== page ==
As I talked about in my last blog post I’ve been just reading the text of Scripture and its been wonderful. It can be hard to not wonder at a particular passage and the desire to dig into the text can be difficult to resist. I love that! It means that my evil…I mean epic, plan is working.

As I was reading through Acts I encountered the account of the day of Pentecost which is a wonderful history of the giving of the spirit and the formation of a formal church. But there was something that struck me today as a little bit strange. Something that I hadn’t considered before and it really had to do with some thoughts about how I would preach this passage.

On this day in history we have recorded the coming of the Holy Spirit upon the apostles and then Peter’s speech to the gathered crowd. All of that is pretty straight forward – well as straight forward as the supernatural can be. What was interesting to me though was the response of the crowd. Specifically the text says:

“So those who received his word were baptized, and there were added that day about three thousand souls.” (Italics mine, Acts 2:41)

That’s a lot of people. Could you imagine if you had a crowd of several thousand show up at your door one Sunday. Then after your sermon 3,000 people responded! Sadly if three people respond it is a miracle (but that’s a subject for another post).

But even the large number wasn’t what caught my attention. What got me to thinking was the context of the passage. We are forty days after Passover when Christ was crucified. Now we know from Paul’s account in 1 Corinthians 15 that Jesus appeared to five-hundred people at one time, which is a good size crowd. But remember that he was rejected by many of those who followed him. Some left because of disappointment, others because of his seemingly harsh words, but by the time the crucifixion takes place there is only John and some of the women left. So what happened in those forty-days that would enable such a large crowd to hear the message and believe?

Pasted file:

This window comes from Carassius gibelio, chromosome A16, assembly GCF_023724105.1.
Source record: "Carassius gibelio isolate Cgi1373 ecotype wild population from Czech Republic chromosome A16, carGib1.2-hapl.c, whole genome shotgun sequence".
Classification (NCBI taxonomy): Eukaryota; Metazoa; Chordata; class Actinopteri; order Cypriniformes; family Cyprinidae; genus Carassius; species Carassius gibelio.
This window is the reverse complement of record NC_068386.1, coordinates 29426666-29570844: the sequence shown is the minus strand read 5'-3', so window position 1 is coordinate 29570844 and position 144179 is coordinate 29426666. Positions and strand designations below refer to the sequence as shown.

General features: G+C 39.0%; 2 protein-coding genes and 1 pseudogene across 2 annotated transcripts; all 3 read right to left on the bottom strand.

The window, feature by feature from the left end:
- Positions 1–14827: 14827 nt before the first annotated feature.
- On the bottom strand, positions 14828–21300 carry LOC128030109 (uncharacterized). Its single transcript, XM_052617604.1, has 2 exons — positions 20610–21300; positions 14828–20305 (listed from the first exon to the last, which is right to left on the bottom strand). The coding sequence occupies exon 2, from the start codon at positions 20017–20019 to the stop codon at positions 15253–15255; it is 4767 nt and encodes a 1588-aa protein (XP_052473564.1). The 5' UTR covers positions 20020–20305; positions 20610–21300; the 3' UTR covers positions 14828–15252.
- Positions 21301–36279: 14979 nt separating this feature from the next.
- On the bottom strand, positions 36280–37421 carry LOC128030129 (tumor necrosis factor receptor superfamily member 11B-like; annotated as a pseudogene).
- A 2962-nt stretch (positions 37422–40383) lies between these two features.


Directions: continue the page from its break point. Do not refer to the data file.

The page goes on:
The fact is that we over play the crowds rejections at times. One thing that we need to remember is that the crowd that called out to him during the triumphal entry was probably not the same crowd that cried out for his death. In fact that mob was probably “hand picked” to force Pilate into a bad situation. We also have to remember that it was the Passover and so most people would be spending the time with their family. Plus the city would have been exceedingly crowded which may have had a limiting factor on Jesus’ exposure. Finally, though, those that believed on this day were foreigners. This is important because they would not have been mixed up in the politics that had surrounded Jesus’s ministry. These people may not have been exposed to all the slander that the religious leaders had slung Jesus’ way. They were a more “pure” audience if you will.

There are of course many other factors that could be considered as to why such a large crowd was attracted to the gospel call on the day of Pentecost, but whatever the earthly reason we can rest assured that God issued the call and the elect responded that day! Thank you Jesus!

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